Why is Australia’s criminal justice system so resistant to change?

Jun 19, 2024
Flag of Australia and police handcuffs.

How many more wrongful convictions does Australia have to have before state and federal attorneys-general and senior members of the legal profession agree that they must address this serious problem?

Why is Australia languishing so far behind similar legal systems in England and Wales, Scotland, New Zealand and Canada? In the case of the UK, over 25 years behind.

Why is one of the oldest professions, one of the original three “learned professions”, so resistant to improving itself and the structures within which it works?

Is this inertia because the legal profession and the justice system rely on leadership from elected attorneys-general and have no other internal leaders?

What can the broader community do to push for change in our justice system, a system that depends for its legitimacy upon the trust of the community?

As medical practitioners without legal qualifications but with considerable experience of interacting with the legal profession, we do not know the answers to these five questions. But do know something of the basis for them. In addition, from our recent research, we suggested a number of improvements that were needed in the criminal justice system, one in particular being crucial, viz. the establishment of a national criminal cases review commission.

Any Australian over the age of sixty years will recall the conviction in a Darwin Court in 1982 of Lindy Chamberlain for the murder of her baby daughter Azaria (and her husband for being an accessory). She was given a life sentence with hard labour. They may also recall that she was released from prison in 1986 and, following a Royal Commission, exonerated in 1988. In 2012 a fourth inquest concluded that Azaria’s death ‘was the result of being attacked and taken by a dingo’.

Few Australians will be aware that the Royal Commission into Lindy Chamberlain’s conviction made several recommendations for improvements in the practice of forensic science that were only partially taken up. Moving forward some 40 or so years, Australians recently learned that Kathleen Folbigg was a loving mother who did not harm her four children; yet she was convicted of murder in 2003 and spent 20 years in prison; her conviction was only overturned after an unprecedented two judicial inquiries. These two shocking instances (among many others collected by Dioso-Villa), and a possible further wrongful conviction in Victoria, are the ‘tip of an iceberg’ of unknown size as the legal system does not itself keep count. It is likely that around nine or ten wrongful criminal convictions (at p.17), convictions attracting significant prison time, take place every year in Australia.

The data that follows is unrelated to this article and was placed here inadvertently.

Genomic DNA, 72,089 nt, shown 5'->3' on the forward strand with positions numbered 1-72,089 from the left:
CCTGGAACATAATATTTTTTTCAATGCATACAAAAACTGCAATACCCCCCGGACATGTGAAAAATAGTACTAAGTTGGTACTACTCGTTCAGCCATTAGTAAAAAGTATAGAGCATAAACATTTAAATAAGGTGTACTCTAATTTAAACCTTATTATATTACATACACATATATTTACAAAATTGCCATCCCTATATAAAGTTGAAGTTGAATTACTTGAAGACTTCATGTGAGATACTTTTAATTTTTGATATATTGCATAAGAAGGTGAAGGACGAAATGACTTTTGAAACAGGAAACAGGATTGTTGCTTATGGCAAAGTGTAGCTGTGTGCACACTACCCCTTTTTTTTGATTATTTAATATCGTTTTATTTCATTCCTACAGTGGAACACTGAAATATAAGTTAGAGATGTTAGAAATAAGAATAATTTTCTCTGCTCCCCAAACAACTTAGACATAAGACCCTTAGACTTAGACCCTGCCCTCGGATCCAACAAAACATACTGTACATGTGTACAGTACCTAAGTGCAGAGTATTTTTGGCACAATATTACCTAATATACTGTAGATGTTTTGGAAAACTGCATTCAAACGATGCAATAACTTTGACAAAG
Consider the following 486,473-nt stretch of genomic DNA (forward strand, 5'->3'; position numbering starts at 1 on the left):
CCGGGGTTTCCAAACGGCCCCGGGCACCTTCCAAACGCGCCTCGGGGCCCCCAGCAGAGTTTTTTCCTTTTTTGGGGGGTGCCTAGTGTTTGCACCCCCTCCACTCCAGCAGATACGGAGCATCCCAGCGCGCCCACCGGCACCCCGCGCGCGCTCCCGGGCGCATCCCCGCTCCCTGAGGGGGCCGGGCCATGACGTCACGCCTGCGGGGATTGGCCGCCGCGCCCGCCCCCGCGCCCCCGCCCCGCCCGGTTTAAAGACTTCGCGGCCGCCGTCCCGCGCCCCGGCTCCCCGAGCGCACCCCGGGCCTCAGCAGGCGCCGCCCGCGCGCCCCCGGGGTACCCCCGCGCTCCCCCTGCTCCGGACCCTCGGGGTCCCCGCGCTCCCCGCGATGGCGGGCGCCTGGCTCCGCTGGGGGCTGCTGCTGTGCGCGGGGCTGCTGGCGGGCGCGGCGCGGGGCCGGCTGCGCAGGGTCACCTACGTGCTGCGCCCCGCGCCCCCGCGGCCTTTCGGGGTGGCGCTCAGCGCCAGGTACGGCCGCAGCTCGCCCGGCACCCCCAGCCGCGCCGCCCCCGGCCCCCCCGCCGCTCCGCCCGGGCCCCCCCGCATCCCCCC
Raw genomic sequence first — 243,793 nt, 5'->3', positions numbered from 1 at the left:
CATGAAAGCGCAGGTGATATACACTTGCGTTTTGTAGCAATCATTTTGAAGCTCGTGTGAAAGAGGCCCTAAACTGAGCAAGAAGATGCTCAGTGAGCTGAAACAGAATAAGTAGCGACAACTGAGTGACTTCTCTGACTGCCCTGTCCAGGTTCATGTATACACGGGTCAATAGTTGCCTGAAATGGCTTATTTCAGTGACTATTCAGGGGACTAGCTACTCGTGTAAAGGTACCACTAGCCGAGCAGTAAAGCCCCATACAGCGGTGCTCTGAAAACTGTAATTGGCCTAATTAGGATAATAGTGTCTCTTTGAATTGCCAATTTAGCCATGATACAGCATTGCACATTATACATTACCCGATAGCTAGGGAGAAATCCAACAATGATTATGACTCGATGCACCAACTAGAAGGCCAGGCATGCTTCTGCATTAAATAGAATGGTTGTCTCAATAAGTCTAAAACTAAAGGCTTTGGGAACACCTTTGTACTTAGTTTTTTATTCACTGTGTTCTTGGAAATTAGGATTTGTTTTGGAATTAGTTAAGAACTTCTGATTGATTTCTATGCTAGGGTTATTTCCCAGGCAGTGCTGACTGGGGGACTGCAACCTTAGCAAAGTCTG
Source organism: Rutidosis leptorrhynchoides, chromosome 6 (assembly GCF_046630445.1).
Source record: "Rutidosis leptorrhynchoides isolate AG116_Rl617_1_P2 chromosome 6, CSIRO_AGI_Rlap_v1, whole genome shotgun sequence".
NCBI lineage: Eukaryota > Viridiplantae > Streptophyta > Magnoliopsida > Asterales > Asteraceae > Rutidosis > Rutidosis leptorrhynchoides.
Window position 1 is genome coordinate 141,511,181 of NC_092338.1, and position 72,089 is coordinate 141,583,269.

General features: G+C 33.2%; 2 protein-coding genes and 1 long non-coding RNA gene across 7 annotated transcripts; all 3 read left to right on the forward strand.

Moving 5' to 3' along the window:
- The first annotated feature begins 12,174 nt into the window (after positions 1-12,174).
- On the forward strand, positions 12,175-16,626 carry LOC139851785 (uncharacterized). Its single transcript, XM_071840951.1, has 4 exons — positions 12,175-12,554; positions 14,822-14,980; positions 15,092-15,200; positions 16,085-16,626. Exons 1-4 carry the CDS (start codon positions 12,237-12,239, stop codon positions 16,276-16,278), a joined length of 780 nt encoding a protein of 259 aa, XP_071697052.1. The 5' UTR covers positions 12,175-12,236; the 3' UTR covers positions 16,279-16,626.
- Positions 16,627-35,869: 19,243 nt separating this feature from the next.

We do not say that the criminal justice system is broken but much can go wrong in a criminal trial. Some errors occur because of subconscious influences and hence are difficult to counter. Other mishaps are due to malfeasance on the part of participants for unknown motives; these too are difficult to counter. Junk science has recently been held to be a key factor but such a focus ignores numerous other contributing factors. We suggest that the term ‘junk science’ trivialises a multi-faceted issue. There are many possible reasons behind wrong convictions. These include:

  • misleading, inadequate or poorly validated forensic science and other expert opinion evidence;
  • tunnel vision and confirmation bias affecting police, expert witnesses and even courts;
  • unreliable opinion evidence which then biases other evidence and its interpretation;
  • police over-zealousness, incompetence or corruption;
  • prosecutor misconduct, including failure to disclose exculpatory evidence;
  • false or coerced confessions, especially from vulnerable suspects;
  • inappropriate reliance on police informants or prison informants;
  • mistaken eyewitness evidence including misleading line-up identification procedures;
  • perjury by witnesses as well as perjury and/or negligence by criminal justice officials;
  • ineffective, inexperienced or under-funded defence counsel;
  • the reliance on juries to assess the validity and reliability of scientific and medical evidence;
  • erroneous judicial directions to the jury;
  • media pressure and/or stereotyping; and
  • Indigenous ethnicity of the accused.

In recognition that juries, courts and appeals courts can get things wrong, beginning in England and Wales in 1997, an additional post-conviction safeguard in the form of a Criminal Cases Review Commission (CCRC) was introduced. The Head of Criminal Justice in that jurisdiction from 2017-2019, Sir Brian Leveson, regards the CCRC as “an essential requirement of fairness and justice” (at p. xv). A CCRC has since been established in Scotland and in New Zealand and has been legislated for in Canada.

A number of Australian legal academics (at p.87) and at least one eminent retired judge have been calling for several years for a CCRC to be established in Australia. More voices have been added recently including those of Kathleen Folbigg and the Australian Academy of Science. To date the issue has not been included on the agenda of the Standing Council of Attorneys-General. Surely it is time for the entire legal profession to add their voices for this to happen so the matter can be properly canvassed. And perhaps it is time for all concerned Australians to let members of parliament know that the issue of wrongful convictions is serious and demands their attention.

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